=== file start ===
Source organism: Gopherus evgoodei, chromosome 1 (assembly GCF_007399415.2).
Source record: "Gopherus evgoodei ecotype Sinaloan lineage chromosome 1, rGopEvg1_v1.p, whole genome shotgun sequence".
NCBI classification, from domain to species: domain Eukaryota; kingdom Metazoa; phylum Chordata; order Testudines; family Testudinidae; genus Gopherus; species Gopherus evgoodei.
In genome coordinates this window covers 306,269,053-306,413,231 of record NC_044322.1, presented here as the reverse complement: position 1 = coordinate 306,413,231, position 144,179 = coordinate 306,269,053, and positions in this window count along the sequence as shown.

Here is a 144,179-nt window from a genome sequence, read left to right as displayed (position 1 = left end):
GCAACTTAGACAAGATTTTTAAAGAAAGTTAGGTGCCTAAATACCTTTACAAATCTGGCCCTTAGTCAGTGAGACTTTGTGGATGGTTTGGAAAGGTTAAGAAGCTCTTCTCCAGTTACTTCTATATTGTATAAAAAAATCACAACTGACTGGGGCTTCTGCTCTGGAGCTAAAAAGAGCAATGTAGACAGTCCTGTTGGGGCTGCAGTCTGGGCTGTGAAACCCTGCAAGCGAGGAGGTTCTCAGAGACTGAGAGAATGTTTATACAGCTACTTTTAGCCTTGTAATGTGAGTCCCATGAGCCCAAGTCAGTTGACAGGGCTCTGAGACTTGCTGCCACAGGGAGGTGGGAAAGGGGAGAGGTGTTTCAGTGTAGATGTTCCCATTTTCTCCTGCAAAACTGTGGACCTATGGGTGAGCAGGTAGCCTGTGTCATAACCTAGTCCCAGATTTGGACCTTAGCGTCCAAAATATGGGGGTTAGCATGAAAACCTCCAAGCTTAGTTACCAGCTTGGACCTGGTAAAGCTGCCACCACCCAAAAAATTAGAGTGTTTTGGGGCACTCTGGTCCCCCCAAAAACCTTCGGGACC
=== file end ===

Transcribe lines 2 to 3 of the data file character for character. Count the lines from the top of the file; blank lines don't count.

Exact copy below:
Source record: "Gopherus evgoodei ecotype Sinaloan lineage chromosome 1, rGopEvg1_v1.p, whole genome shotgun sequence".
NCBI classification, from domain to species: domain Eukaryota; kingdom Metazoa; phylum Chordata; order Testudines; family Testudinidae; genus Gopherus; species Gopherus evgoodei.